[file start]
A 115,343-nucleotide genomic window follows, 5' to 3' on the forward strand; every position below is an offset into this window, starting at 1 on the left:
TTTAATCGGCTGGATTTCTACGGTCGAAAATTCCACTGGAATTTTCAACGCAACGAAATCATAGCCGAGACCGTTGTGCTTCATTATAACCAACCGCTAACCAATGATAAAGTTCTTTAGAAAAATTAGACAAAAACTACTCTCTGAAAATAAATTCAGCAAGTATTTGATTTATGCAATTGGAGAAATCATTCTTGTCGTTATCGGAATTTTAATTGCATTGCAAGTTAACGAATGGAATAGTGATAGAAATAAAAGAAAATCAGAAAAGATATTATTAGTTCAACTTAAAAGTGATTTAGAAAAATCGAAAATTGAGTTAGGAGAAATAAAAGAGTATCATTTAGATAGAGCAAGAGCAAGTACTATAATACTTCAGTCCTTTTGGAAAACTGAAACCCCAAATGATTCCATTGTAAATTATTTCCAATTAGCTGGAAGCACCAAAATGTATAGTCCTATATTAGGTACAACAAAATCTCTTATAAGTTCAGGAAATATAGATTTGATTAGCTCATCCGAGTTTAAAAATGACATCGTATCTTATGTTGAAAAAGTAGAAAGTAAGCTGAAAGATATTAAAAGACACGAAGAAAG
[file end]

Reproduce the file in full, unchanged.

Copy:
A 115,343-nucleotide genomic window follows, 5' to 3' on the forward strand; every position below is an offset into this window, starting at 1 on the left:
TTTAATCGGCTGGATTTCTACGGTCGAAAATTCCACTGGAATTTTCAACGCAACGAAATCATAGCCGAGACCGTTGTGCTTCATTATAACCAACCGCTAACCAATGATAAAGTTCTTTAGAAAAATTAGACAAAAACTACTCTCTGAAAATAAATTCAGCAAGTATTTGATTTATGCAATTGGAGAAATCATTCTTGTCGTTATCGGAATTTTAATTGCATTGCAAGTTAACGAATGGAATAGTGATAGAAATAAAAGAAAATCAGAAAAGATATTATTAGTTCAACTTAAAAGTGATTTAGAAAAATCGAAAATTGAGTTAGGAGAAATAAAAGAGTATCATTTAGATAGAGCAAGAGCAAGTACTATAATACTTCAGTCCTTTTGGAAAACTGAAACCCCAAATGATTCCATTGTAAATTATTTCCAATTAGCTGGAAGCACCAAAATGTATAGTCCTATATTAGGTACAACAAAATCTCTTATAAGTTCAGGAAATATAGATTTGATTAGCTCATCCGAGTTTAAAAATGACATCGTATCTTATGTTGAAAAAGTAGAAAGTAAGCTGAAAGATATTAAAAGACACGAAGAAAG